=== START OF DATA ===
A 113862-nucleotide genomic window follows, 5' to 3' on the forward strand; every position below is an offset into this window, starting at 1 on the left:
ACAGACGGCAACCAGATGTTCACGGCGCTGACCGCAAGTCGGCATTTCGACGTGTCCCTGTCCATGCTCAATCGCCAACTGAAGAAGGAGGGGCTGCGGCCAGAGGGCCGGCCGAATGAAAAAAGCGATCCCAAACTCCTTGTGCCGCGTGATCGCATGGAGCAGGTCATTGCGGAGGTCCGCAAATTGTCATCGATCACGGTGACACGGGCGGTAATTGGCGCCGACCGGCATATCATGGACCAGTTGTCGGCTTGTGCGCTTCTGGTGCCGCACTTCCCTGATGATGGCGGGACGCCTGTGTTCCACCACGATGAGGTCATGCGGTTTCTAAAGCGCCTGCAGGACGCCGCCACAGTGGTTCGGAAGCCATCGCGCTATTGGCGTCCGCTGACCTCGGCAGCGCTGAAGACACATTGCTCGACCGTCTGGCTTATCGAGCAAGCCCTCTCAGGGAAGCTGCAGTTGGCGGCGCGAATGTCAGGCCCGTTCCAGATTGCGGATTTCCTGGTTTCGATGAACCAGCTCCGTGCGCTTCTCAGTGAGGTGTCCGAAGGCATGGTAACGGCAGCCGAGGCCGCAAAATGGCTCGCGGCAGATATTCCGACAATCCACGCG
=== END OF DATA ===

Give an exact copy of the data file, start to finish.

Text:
A 113862-nucleotide genomic window follows, 5' to 3' on the forward strand; every position below is an offset into this window, starting at 1 on the left:
ACAGACGGCAACCAGATGTTCACGGCGCTGACCGCAAGTCGGCATTTCGACGTGTCCCTGTCCATGCTCAATCGCCAACTGAAGAAGGAGGGGCTGCGGCCAGAGGGCCGGCCGAATGAAAAAAGCGATCCCAAACTCCTTGTGCCGCGTGATCGCATGGAGCAGGTCATTGCGGAGGTCCGCAAATTGTCATCGATCACGGTGACACGGGCGGTAATTGGCGCCGACCGGCATATCATGGACCAGTTGTCGGCTTGTGCGCTTCTGGTGCCGCACTTCCCTGATGATGGCGGGACGCCTGTGTTCCACCACGATGAGGTCATGCGGTTTCTAAAGCGCCTGCAGGACGCCGCCACAGTGGTTCGGAAGCCATCGCGCTATTGGCGTCCGCTGACCTCGGCAGCGCTGAAGACACATTGCTCGACCGTCTGGCTTATCGAGCAAGCCCTCTCAGGGAAGCTGCAGTTGGCGGCGCGAATGTCAGGCCCGTTCCAGATTGCGGATTTCCTGGTTTCGATGAACCAGCTCCGTGCGCTTCTCAGTGAGGTGTCCGAAGGCATGGTAACGGCAGCCGAGGCCGCAAAATGGCTCGCGGCAGATATTCCGACAATCCACGCG